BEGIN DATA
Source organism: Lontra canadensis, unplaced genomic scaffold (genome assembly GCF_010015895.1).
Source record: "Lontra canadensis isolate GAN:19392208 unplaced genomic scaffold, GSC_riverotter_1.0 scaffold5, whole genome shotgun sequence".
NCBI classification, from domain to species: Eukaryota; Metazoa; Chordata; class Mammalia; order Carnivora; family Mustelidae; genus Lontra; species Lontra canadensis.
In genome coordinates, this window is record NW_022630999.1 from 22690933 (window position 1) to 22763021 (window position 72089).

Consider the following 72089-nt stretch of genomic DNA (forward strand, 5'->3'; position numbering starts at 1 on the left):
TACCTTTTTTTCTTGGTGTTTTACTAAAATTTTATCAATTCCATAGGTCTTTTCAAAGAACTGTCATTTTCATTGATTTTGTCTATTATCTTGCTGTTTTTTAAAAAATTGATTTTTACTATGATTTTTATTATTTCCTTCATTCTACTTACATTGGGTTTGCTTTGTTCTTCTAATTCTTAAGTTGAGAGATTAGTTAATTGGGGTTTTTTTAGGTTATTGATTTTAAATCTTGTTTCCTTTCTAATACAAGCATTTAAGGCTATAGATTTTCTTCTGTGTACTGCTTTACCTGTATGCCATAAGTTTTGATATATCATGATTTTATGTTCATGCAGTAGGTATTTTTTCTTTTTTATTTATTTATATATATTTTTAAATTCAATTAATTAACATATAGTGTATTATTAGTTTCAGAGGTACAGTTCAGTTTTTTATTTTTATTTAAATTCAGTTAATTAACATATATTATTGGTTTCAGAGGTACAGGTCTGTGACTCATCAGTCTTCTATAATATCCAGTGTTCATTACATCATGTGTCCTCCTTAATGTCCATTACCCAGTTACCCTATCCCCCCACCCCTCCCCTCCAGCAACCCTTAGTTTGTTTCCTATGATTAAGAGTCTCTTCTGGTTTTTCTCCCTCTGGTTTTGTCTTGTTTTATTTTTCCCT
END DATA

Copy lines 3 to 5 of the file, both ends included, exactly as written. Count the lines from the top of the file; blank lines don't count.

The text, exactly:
NCBI classification, from domain to species: Eukaryota; Metazoa; Chordata; class Mammalia; order Carnivora; family Mustelidae; genus Lontra; species Lontra canadensis.
In genome coordinates, this window is record NW_022630999.1 from 22690933 (window position 1) to 22763021 (window position 72089).

Consider the following 72089-nt stretch of genomic DNA (forward strand, 5'->3'; position numbering starts at 1 on the left):